A committee of the Department of Pharmaceuticals (DoPs) has recommended a formula on price negotiation of patented drugs based on this parameter
New Delhi: A committee of the Department of Pharmaceuticals (DoPs) has recommended a formula on price negotiation of patented drugs, linking it to the per capita income in the country.
The panel, in its report, also suggested setting up a committee headed by the Chairman of the National Pharmaceutical Pricing Authority (NPPA) to decide the price of patented drugs before they are marketed for use in India.
The committee can be named as Pricing Committee for Patented Drugs (PCPD).The other members of the committee could be from Railway, DGHS, DCGI, Ministry of Finance and Representatives of top 5 health insurance companies in terms of number of beneficiaries. The committee may co-opt any other members as deemed fit. To have proper watch on the prices of these patented medicines, a separate set-up may be created in NPPA with adequate staff strength and infrastructure, the report said.
While suggesting the methodology for price negotiations for medicines having no therapeutic equivalence in India, the panel said the originator company will submit to the Committee the government procurement price list of UK, Canada, France, Australia and New Zealand.
In case the company has not launched its patented medicines in any one of the aforesaid countries, the company will submit the said price lists only in respect of those countries in which the medicines have been launched and are being procured by the respective Governments, the report said.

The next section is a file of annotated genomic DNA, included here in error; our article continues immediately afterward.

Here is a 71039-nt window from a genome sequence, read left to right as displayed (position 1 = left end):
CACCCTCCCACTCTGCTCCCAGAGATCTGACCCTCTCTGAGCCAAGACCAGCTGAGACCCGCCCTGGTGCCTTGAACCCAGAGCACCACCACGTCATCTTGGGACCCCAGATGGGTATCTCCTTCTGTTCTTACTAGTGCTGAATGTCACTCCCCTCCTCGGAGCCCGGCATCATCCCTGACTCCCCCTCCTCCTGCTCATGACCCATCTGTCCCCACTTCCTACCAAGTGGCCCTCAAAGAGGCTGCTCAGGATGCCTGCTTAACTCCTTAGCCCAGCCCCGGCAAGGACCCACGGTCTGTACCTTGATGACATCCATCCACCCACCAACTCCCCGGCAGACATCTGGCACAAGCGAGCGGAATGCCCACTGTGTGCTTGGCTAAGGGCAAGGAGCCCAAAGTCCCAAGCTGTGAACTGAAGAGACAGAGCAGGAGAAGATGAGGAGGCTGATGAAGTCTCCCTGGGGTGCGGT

The committee will take the per capita Gross National Income (with Purchasing Power Parity) of these countries. The ratio of the per capita income of a particular country to the per capita income of India would be calculated. The prices of the medicine would be worked out for India by dividing the price of the medicine in a particular country by this ratio and the lowest of these prices would be taken for negotiation for further reduction. This methodology would be applicable for medical devices also and all the patented medicines introduced in India after 2005, the report said.
If an equivalent medicine already exists (with better or similar efficacy), the pricing committee may deliberate upon the cost of treatment of the disease using the new medicine. Apart from the suggested formula, the committee would ensure that the cost of treatment does not increase with reference to the cost of treatment with existing equivalent medicine, the report said.
For medicines introduced first time in India itself, the Pricing Committee for Patented Drugs will fix the price of new medicines taking various factors into consideration like cost involved, risk factors and any other factor relevant.